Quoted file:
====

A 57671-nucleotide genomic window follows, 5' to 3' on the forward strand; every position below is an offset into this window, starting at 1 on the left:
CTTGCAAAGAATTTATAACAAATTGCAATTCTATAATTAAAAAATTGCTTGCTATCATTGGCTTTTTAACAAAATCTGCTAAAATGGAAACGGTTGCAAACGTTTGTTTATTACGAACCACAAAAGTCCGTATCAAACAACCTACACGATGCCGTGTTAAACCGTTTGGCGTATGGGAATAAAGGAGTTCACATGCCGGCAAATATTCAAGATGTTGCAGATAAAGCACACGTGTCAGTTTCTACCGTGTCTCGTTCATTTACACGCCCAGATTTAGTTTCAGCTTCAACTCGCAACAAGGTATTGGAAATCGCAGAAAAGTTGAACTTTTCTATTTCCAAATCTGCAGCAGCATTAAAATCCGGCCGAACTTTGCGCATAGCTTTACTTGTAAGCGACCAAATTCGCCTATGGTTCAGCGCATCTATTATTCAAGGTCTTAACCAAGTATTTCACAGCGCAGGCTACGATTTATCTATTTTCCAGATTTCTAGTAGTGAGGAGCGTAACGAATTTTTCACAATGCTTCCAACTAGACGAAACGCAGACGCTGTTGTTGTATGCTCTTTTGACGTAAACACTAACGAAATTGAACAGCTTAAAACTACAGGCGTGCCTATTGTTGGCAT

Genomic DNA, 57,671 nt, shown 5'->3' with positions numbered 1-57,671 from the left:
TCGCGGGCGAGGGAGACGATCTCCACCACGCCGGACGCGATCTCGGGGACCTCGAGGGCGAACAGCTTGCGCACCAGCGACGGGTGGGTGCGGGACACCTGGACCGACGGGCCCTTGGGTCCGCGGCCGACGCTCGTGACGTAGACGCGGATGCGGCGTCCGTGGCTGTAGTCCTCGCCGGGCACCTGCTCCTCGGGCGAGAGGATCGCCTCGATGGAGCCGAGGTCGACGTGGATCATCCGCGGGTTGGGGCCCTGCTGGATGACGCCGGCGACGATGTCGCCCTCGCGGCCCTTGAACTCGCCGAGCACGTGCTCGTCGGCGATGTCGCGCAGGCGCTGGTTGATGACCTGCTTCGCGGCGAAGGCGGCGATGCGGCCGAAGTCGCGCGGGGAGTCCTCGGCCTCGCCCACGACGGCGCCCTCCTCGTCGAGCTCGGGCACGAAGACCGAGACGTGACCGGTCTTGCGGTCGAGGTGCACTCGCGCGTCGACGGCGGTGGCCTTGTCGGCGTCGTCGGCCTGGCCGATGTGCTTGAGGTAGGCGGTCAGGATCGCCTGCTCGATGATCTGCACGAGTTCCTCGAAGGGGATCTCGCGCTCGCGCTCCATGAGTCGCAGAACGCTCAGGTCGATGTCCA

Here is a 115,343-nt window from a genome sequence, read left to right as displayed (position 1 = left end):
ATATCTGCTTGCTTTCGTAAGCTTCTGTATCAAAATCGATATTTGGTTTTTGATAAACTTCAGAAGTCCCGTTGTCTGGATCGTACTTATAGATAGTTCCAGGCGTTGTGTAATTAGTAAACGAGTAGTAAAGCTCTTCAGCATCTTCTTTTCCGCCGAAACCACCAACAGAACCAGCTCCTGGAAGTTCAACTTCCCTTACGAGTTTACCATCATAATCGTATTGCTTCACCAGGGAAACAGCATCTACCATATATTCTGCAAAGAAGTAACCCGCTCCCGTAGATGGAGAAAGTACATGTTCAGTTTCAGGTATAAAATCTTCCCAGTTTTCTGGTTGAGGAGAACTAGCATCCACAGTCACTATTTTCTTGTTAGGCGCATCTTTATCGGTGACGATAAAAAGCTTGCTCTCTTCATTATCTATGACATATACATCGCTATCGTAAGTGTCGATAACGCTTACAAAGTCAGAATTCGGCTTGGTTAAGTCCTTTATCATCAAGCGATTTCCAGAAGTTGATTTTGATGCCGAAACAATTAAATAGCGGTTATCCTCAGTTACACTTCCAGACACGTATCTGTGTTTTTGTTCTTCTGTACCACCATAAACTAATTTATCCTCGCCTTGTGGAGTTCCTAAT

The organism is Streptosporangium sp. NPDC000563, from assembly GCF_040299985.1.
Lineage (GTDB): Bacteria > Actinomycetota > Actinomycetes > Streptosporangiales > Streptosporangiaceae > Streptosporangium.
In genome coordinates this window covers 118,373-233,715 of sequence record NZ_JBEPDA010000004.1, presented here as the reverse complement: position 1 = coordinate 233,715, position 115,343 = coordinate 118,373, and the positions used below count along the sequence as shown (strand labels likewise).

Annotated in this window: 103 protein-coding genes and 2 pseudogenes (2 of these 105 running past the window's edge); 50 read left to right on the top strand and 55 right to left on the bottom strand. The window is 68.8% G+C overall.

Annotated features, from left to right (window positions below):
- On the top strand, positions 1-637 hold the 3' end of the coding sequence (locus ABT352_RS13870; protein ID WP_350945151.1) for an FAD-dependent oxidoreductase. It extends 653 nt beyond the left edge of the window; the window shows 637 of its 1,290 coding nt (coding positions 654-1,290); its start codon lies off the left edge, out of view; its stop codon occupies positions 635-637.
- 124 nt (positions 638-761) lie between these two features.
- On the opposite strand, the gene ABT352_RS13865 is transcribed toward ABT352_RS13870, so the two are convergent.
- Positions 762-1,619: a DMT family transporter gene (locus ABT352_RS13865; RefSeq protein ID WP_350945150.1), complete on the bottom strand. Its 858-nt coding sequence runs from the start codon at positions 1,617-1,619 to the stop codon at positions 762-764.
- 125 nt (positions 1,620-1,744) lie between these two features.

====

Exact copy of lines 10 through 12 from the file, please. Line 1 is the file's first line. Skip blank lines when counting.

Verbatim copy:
Annotated in this window: 103 protein-coding genes and 2 pseudogenes (2 of these 105 running past the window's edge); 50 read left to right on the top strand and 55 right to left on the bottom strand. The window is 68.8% G+C overall.

Annotated features, from left to right (window positions below):
- On the top strand, positions 1-637 hold the 3' end of the coding sequence (locus ABT352_RS13870; protein ID WP_350945151.1) for an FAD-dependent oxidoreductase. It extends 653 nt beyond the left edge of the window; the window shows 637 of its 1,290 coding nt (coding positions 654-1,290); its start codon lies off the left edge, out of view; its stop codon occupies positions 635-637.